“In practice, the government may rarely have to use these powers if companies have suitable risk mitigation and management processes that minimise the likelihood of serious incidents occurring — and the rest of the critical infrastructure security obligations seek to ensure this is the case. However, the mere existence of intervention powers in the legislation could have the unintended consequence of deterring investment, particularly by multinational companies if Australia is ahead of other countries in implementing such requirements. As it is early days, more time is required to assess whether the current suite of critical infrastructure regulations strike an appropriate balance between securing high risk sectors while not unduly discouraging future growth. The government should monitor and evaluate the effectiveness and economic impact of implemented policies to improve its understanding of the trade-off between security and growth, and recalibrate the regulations as required.”
The aspiration of the PC interim report is clear: it is about how declining productivity can be addressed through a better digital economy. Earlier this month, Treasurer Jim Chalmers also said that he hoped the digital dividend report would spur a genuine national conversation about how to reverse the poor performance, and flagged that boosting productivity would be a focus of the Jobs and Skills Summit.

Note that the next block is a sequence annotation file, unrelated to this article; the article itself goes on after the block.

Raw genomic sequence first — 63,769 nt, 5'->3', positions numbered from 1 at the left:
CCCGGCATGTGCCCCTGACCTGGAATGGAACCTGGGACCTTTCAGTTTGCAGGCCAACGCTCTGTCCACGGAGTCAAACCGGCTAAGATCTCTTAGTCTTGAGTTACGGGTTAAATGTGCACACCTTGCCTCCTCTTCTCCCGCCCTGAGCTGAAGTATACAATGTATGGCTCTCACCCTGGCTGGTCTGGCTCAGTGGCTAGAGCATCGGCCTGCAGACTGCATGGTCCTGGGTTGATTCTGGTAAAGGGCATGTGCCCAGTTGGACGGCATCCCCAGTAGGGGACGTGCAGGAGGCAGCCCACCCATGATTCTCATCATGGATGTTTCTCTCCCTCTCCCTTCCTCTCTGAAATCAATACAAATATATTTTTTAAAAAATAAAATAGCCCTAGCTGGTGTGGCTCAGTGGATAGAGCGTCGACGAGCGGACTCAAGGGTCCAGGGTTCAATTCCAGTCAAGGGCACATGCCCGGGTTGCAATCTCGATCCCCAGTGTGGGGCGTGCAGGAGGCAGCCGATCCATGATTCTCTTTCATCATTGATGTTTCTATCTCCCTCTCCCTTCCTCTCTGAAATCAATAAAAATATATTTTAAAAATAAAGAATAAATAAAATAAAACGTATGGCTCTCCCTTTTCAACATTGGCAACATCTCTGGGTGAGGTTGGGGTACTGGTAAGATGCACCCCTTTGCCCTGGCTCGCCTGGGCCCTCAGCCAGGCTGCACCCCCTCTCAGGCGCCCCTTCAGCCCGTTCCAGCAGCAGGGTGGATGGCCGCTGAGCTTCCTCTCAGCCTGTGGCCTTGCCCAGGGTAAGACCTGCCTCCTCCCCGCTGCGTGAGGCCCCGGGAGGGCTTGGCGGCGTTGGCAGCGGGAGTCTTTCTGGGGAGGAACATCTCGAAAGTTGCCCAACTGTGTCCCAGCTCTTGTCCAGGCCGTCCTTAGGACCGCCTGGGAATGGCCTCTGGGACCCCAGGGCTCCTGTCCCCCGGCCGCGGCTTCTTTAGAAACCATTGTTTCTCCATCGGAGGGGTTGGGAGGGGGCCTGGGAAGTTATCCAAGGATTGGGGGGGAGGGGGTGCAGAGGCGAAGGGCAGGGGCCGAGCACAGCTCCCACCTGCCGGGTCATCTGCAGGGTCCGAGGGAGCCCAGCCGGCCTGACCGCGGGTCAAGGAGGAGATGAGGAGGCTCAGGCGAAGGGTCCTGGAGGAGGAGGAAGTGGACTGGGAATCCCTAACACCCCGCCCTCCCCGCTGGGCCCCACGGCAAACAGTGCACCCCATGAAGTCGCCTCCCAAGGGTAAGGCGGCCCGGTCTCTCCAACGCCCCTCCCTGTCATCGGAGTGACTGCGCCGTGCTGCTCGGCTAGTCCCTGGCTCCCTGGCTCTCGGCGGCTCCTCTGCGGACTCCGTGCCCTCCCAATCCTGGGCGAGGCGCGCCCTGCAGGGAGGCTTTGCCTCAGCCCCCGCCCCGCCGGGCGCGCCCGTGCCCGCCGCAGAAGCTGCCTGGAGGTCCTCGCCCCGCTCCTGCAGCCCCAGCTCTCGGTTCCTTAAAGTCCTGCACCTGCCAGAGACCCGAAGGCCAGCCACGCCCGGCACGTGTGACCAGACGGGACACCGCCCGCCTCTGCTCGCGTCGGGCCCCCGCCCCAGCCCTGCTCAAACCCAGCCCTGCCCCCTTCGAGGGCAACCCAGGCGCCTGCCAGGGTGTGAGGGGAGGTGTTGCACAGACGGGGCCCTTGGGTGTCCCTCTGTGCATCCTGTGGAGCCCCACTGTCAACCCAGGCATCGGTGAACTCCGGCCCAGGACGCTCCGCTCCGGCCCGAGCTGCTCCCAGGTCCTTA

While the PC interim report is a strong statement of why Australia should be doing better than it is, its recommendations seem to fall short of the mark. Better digital infrastructure, data sharing, data skills and digital regulation are important enablers to digital transformation, but what Australia seems to lack is a stronger, shared national sense of urgency, ambition and preparedness to take risks in the transition to a digital economy.
The explanation for this missing ‘digital oomph’ cannot be that we lack the necessary scale, since, as the global comparisons in the PC interim report show, smaller economies like Ireland, Netherlands and Finland have 4 or 5 times the level of usage of advanced data analytics and AI. It also can’t be that Australia lacks the ‘secret sauce’ of imagination, creativity or an ability to think outside the box. In discussing Australia’s poor digital performance in creative industries, the Australian Broadband Advisory Council notes that we punch above our weight globally in traditional media industries such as film, demonstrating that we have “a strong talent base of creatives and professionals, and a healthy academic and training infrastructure, both in a stable political, legal and social environment.”
At the Jobs and Skills Summit, the Grattan Institute called for “a substantial upgrade of the public scaffolding from government – especially the enablers [including]….. digital policy… to provide a positive ecosystem for investment”. While the interim PC report provides a good base to build on, ‘this ain’t it’.